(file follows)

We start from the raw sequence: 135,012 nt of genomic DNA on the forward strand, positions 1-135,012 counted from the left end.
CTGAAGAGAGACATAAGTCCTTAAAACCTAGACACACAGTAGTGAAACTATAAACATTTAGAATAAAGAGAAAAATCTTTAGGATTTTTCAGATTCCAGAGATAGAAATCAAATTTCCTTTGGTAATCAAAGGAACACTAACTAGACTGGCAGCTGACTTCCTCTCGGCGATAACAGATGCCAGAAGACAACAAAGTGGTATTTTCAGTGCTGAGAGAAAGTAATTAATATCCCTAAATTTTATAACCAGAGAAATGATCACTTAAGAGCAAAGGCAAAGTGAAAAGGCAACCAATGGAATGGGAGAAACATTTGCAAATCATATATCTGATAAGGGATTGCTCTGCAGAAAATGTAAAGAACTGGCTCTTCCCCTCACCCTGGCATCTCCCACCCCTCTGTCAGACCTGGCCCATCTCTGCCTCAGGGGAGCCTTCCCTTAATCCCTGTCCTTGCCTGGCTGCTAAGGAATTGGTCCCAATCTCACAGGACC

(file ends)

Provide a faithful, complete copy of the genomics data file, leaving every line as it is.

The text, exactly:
We start from the raw sequence: 135,012 nt of genomic DNA on the forward strand, positions 1-135,012 counted from the left end.
CTGAAGAGAGACATAAGTCCTTAAAACCTAGACACACAGTAGTGAAACTATAAACATTTAGAATAAAGAGAAAAATCTTTAGGATTTTTCAGATTCCAGAGATAGAAATCAAATTTCCTTTGGTAATCAAAGGAACACTAACTAGACTGGCAGCTGACTTCCTCTCGGCGATAACAGATGCCAGAAGACAACAAAGTGGTATTTTCAGTGCTGAGAGAAAGTAATTAATATCCCTAAATTTTATAACCAGAGAAATGATCACTTAAGAGCAAAGGCAAAGTGAAAAGGCAACCAATGGAATGGGAGAAACATTTGCAAATCATATATCTGATAAGGGATTGCTCTGCAGAAAATGTAAAGAACTGGCTCTTCCCCTCACCCTGGCATCTCCCACCCCTCTGTCAGACCTGGCCCATCTCTGCCTCAGGGGAGCCTTCCCTTAATCCCTGTCCTTGCCTGGCTGCTAAGGAATTGGTCCCAATCTCACAGGACC